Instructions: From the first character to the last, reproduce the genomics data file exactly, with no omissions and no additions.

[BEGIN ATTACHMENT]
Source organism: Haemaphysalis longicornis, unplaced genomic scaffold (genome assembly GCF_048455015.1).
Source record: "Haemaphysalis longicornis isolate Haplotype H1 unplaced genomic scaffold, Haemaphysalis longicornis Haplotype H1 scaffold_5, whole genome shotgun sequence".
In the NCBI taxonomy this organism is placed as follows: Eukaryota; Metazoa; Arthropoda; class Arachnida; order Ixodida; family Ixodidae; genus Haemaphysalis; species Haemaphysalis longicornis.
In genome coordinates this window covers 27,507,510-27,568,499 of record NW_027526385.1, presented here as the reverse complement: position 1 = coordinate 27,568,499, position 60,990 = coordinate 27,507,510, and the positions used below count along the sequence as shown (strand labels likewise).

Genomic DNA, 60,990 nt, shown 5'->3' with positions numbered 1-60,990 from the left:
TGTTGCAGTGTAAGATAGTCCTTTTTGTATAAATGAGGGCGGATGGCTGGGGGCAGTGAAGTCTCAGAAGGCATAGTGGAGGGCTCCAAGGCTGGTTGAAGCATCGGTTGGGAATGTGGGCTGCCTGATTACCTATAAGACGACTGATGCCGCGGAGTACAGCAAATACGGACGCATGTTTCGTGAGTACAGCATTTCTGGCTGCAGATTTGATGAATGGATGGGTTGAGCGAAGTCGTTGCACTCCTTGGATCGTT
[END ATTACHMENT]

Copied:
Source organism: Haemaphysalis longicornis, unplaced genomic scaffold (genome assembly GCF_048455015.1).
Source record: "Haemaphysalis longicornis isolate Haplotype H1 unplaced genomic scaffold, Haemaphysalis longicornis Haplotype H1 scaffold_5, whole genome shotgun sequence".
In the NCBI taxonomy this organism is placed as follows: Eukaryota; Metazoa; Arthropoda; class Arachnida; order Ixodida; family Ixodidae; genus Haemaphysalis; species Haemaphysalis longicornis.
In genome coordinates this window covers 27,507,510-27,568,499 of record NW_027526385.1, presented here as the reverse complement: position 1 = coordinate 27,568,499, position 60,990 = coordinate 27,507,510, and the positions used below count along the sequence as shown (strand labels likewise).

Genomic DNA, 60,990 nt, shown 5'->3' with positions numbered 1-60,990 from the left:
TGTTGCAGTGTAAGATAGTCCTTTTTGTATAAATGAGGGCGGATGGCTGGGGGCAGTGAAGTCTCAGAAGGCATAGTGGAGGGCTCCAAGGCTGGTTGAAGCATCGGTTGGGAATGTGGGCTGCCTGATTACCTATAAGACGACTGATGCCGCGGAGTACAGCAAATACGGACGCATGTTTCGTGAGTACAGCATTTCTGGCTGCAGATTTGATGAATGGATGGGTTGAGCGAAGTCGTTGCACTCCTTGGATCGTT